by Wolfgang Amadé Mozart
Libretto by Emanuel Schikaneder
Posthumous portrait of W.A. Mozart
by Kraft (1819)
|Tamino, a prince||Tenor|
|Papageno, a bird-catcher||Baritone|
|The Queen of the Night||Soprano|
|Pamina, her daughter||Soprano|
|Sarastro, High Priest of Isis||Bass|
|Monostatos, chief slave of the Temple||Baritone|
|Three Ladies||Sopranos, Mezzo-Soprano|
|Three Spirits||Treble, Alto, Mezzo-Soprano (boys)|
|Speaker of the Temple||Bass-baritone|
|Three Priests||Tenor, Basses|
|Two Armored Men||Tenor, Bass|
|Three Slaves||Tenors, Bass|
Priests, priestesses, slaves, populace, animals.
Prince Tamino is lost and being pursued by a giant Serpent. He collapses. Three Ladies appear and kill the monster. They find Tamino attractive and argue over him, then leave to tell the Queen of the Night. Papageno the bird-catcher enters, singing of the joys of his profession and his desire for a wife. Tamino recovers, and Papageno claims to have strangled the Serpent himself. The Three Ladies reappear and put a padlock over his mouth. They show Tamino a portrait of Pamina; he falls in love at first sight. The Queen appears. She tells Tamino that Pamina is her daughter, captured by the evil Sarastro. She convinces Tamino to rescue Pamina, promising him Pamina’s hand in return. The Three Ladies give Tamino a Magic Flute and Papageno a set of magic bells to protect them on their journey. Three Spirits will guide them to Sarastro’s temple.
Sarastro’s slave Monostatos is trying to molest Pamina when Papageno appears. Monostatos and Papageno are terrified by each other and flee. But Papageno returns and reassures Pamina that her mother has sent Tamino to help her. She is overjoyed to learn that Tamino loves her, and sympathizes with Papageno’s longing for a wife. They leave together.
The Three Spirits lead Tamino to Sarastro’s temple. Tamino is at first rebuffed, but a Speaker informs him that Sarastro is good, not evil. Tamino plays his Magic Flute to summon Pamina and Papageno; its sounds tame the animals. Finally, Papageno answers with his pipes, and Tamino rushes off to find them.
Papageno and Pamina are making their way toward Tamino when they are captured by Monostatos and his cohorts. Papageno uses his magic bells to enchant his enemies, making them dance away. Sarastro and his entourage approach; Pamina reassures Papageno and tells him that they must tell Sarastro the truth. She confesses to Sarastro that she tried to escape because of Monostatos’s attentions. Sarastro is kind, but he cannot grant her freedom, because she needs a man’s guidance. Monostatos now enters with Tamino as his prisoner. Tamino and Pamina see each other for the first time and rush into each other’s arms, shocking Sarastro’s followers. Monostatos seeks a reward, but instead Sarastro punishes him for lusting after Pamina. Sarastro leads Tamino and Papageno to the temple.
Sarastro and his council decide that Tamino and Pamina should marry, and that Tamino should succeed Sarastro as their leader, if he passes the trials. Sarastro prays to Isis and Osiris, asking them to protect Tamino and Pamina.
A priest warns Tamino that this is his last chance to turn back, but Tamino is determined. Papageno is not interested in trials; all he wants is food, wine, and a wife. The priest replies that he will get a wife only if he undergoes the trials. In the first trial, Tamino and Papageno must not speak to anyone. The Three Ladies arrive and try to get them to speak. Papageno cannot resist answering, but Tamino remains steadfast. The priests praise Tamino but scold Papageno, who does not understand why he has to undergo these trials if Sarastro already has a wife for him.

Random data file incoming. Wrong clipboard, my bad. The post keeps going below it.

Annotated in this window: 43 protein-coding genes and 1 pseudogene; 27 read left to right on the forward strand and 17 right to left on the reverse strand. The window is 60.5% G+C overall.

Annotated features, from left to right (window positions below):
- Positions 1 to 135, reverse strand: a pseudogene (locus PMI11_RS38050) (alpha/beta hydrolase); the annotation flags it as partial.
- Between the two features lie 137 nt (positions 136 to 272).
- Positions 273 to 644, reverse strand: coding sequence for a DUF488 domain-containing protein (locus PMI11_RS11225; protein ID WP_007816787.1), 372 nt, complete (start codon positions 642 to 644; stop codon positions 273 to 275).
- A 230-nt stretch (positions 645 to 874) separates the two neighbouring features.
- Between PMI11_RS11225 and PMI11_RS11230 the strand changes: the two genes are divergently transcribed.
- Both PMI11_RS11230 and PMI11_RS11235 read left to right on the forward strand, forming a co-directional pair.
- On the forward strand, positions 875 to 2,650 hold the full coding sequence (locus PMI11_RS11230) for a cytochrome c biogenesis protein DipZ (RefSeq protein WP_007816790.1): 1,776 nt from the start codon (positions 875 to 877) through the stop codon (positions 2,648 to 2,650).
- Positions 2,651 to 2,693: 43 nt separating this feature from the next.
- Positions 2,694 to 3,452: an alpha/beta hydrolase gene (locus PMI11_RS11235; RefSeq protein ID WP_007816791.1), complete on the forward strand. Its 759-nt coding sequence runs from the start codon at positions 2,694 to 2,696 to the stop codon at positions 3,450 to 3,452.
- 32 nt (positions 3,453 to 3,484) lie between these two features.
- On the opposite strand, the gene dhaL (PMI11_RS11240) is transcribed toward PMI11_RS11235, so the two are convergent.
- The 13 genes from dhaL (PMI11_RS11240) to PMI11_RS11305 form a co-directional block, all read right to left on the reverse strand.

Monostatos approaches the sleeping Pamina and is about to kiss her when the Queen frightens him away. She awakens Pamina and gives her a dagger, ordering her to kill Sarastro. After the Queen leaves, Monostatos tries to blackmail Pamina by threatening to reveal the murder plot, but Sarastro drives him off. Sarastro comforts Pamina.
In another trial of silence, an old woman enters and offers Papageno water. She says that she is eighteen years and two minutes old. Papageno at first believes she means eighty, but the old woman insists she is eighteen. Papageno inquires if she has a sweetheart. She replies that she does, and that his name is Papageno. She then disappears. Pamina enters and tries to talk to Tamino, but he refuses to answer. She leaves in despair.
The priests celebrate Tamino’s success. Sarastro separates Pamina and Tamino for their final trial.
Papageno, still longing for a wife, plays his magic bells. The old woman reappears and demands that he promise to marry her, or else he will be alone forever. Papageno reluctantly agrees. She is immediately transformed into a pretty girl – Papagena. As Papageno runs to embrace her, the priests frighten her away.
The Three Spirits come upon Pamina trying to kill herself because she thinks Tamino has abandoned her. They promise that she will see him soon.
Two armored men lead Tamino to his next trials, reciting the credo of Isis that he who overcomes fear will achieve enlightenment. Tamino is reunited with Pamina. They exchange loving words and enter the trials together. They are unharmed by the water and fire thanks to the Magic Flute’s protection. The priests laud their success.
Papageno has given up hope of ever finding Papagena again, so he tries to hang himself. But the Three Spirits remind him of the magic bells. He plays them, and Papagena appears. The happy pair celebrate their union.
Meanwhile, Monostatos, the Queen, and the Ladies attempt to destroy the temple, but are vanquished and cast into eternal darkness. All ends happily when Sarastro unites Tamino and Pamina in marriage. Sarastro’s followers praise the couple and give thanks to the gods.
© 2012 Linda Cantoni